Ways That Can Help

If someone with depression has opened up to you about their struggles try to be empathetic, open-minded, compassionate, and gentle. Listen to them. Ask them how you can help. Be present and mindful of how you are reacting to their vulnerability.

If you are unsure of what to say or do, try these phrases or gestures if applicable:

  • “I’m here if you need me.”
  • “Do you want to (insert favorite activity)?”
  • “Do you need me to come over?”
  • “What can I do to help?”
  • “You are brave, strong, courageous, and I know you can beat whatever is making you depressed.”
  • “Do you want to talk?”
  • “Remember to breathe deep breaths, and remember you are in control.”
  • “You got this.”
  • “What are you thinking about?”
  • “Remember that your negative thoughts aren’t true.”
  • “You are stronger than those thoughts.”
  • Sit with them even if it’s in silence.
  • Hug them if they enjoy hugs.
  • Ask them how they are feeling.
  • Send them a thoughtful text message/meme/quote/article of something you know can make them smile.
  • Let them know you are available.
  • Send/give them a gift that helps them feel loved and appreciated. Consider buying them self-care items they love!
  • Put their favorite comfort food by their bed if they don’t want to get out of bed.
  • Remind them how strong they are and all they’ve overcome.
  • Create something for them. Create something that helps them to think a little more positively about themselves.
  • Remind them that you love them and believe in their recovery, healing, and will stand by their side.
  • Ask them if they want to meditate or do a breathing exercise with you.
  • Put their favorite TV show on and sit with them.

Remember that each person is different, they show symptoms differently, and might even need to see a therapist. Help them do so if they need to. What you are able to do is all to the extent that they accept help. Don’t beat yourself up if they are not responding to your attempts at support, you are only human too. Trying compassionate gestures is more heroic then harming them with frustration and toxic phrases.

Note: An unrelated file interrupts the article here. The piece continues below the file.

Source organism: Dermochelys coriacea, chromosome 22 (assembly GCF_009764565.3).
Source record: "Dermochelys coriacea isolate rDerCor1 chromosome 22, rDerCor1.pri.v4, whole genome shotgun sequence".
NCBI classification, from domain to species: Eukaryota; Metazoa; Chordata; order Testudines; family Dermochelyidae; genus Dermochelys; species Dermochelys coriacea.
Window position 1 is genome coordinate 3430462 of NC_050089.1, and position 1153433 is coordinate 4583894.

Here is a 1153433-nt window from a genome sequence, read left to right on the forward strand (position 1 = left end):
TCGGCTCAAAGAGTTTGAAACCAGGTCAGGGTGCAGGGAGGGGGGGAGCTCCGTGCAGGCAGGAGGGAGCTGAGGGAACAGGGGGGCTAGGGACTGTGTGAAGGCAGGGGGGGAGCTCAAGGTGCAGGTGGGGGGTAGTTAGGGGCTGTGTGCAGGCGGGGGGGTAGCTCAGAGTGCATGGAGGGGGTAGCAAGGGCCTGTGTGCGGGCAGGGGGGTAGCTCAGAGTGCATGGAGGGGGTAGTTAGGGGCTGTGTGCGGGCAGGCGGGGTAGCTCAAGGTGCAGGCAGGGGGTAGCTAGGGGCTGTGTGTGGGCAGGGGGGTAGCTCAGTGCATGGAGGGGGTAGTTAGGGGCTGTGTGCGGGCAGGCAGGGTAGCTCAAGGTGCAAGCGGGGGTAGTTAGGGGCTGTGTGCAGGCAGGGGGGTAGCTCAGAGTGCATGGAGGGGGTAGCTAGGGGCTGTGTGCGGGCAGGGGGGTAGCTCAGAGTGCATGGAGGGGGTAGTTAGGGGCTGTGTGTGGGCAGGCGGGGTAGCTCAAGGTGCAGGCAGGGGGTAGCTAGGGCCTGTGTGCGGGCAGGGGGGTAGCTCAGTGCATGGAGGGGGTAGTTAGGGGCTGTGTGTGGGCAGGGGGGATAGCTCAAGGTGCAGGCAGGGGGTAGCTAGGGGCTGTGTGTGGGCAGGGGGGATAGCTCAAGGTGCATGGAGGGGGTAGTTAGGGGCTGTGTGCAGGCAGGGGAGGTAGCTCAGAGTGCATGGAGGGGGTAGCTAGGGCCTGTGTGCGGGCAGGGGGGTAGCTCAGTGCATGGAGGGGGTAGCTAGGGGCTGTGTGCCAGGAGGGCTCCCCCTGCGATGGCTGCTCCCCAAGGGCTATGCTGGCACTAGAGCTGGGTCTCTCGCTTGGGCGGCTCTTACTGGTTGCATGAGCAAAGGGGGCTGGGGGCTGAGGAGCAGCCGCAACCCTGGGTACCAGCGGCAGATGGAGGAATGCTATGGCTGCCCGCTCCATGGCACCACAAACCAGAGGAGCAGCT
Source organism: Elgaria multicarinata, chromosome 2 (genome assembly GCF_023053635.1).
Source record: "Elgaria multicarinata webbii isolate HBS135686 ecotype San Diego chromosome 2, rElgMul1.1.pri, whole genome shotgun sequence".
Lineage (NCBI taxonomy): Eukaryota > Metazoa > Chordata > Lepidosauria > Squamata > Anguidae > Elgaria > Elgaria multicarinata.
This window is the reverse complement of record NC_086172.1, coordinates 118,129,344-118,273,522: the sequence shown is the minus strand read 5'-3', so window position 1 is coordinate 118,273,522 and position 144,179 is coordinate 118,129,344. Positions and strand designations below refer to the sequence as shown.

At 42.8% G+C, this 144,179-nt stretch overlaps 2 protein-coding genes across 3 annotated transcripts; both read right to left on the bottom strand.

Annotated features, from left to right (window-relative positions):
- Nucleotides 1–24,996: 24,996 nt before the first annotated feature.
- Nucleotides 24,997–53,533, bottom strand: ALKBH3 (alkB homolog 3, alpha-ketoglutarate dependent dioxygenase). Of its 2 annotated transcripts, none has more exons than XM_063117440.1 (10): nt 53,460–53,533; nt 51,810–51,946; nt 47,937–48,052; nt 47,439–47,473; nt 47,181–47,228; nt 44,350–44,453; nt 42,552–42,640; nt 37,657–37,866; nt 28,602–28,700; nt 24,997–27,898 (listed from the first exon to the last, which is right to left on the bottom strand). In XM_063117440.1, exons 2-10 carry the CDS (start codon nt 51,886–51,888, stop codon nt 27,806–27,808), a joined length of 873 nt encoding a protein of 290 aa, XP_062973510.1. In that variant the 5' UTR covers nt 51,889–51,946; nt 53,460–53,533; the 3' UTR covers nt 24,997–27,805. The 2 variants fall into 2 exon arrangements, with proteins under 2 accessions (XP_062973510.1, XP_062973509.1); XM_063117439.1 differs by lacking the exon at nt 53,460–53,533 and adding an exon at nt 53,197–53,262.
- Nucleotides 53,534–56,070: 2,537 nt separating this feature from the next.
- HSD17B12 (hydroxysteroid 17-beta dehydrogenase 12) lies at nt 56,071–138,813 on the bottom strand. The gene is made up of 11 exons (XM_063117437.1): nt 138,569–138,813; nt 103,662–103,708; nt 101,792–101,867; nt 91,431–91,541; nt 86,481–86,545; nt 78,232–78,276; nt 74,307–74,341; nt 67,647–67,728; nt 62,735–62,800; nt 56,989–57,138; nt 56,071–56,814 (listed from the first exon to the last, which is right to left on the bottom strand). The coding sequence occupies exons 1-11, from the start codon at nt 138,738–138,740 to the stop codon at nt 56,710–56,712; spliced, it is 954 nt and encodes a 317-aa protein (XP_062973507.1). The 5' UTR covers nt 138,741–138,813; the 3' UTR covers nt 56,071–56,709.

Final Thoughts

Thank you to those who love others through their depression. Thank you to those who fight with their loved ones helping them heal daily. You all are heroes.

To those who are in a battle with depression (myself included), I applaud your bravery and strength to keep going every day. Remember to be gentle with your journey and never give up. You are loved, appreciated and needed in this world. Your life is precious and so is your story. You are a hero every time you take on another day. When you look at yourself know that you are a warrior with a purpose. Your purpose is sacred and so is your life. If you need some help don’t be afraid to ask for it. There are people who are more than happy to help you.

Keep going.

 

Nina is a Latina from Brooklyn, NY who struggles with depression and anxiety.  She finds refuge and healing through her writing since she graduated from college in 2016.  Nina writes to spread awareness and hope to those who struggle with their mental health silently. She also strives to motivate and encourage self-acceptance.  She enjoys creating creative and uplifting content on her blog SparklyWarTanks.com where she shares her experiences, notes, poems, quotes, and articles

You can find her on her websiteFacebookTwitterInstagram, and YouTube.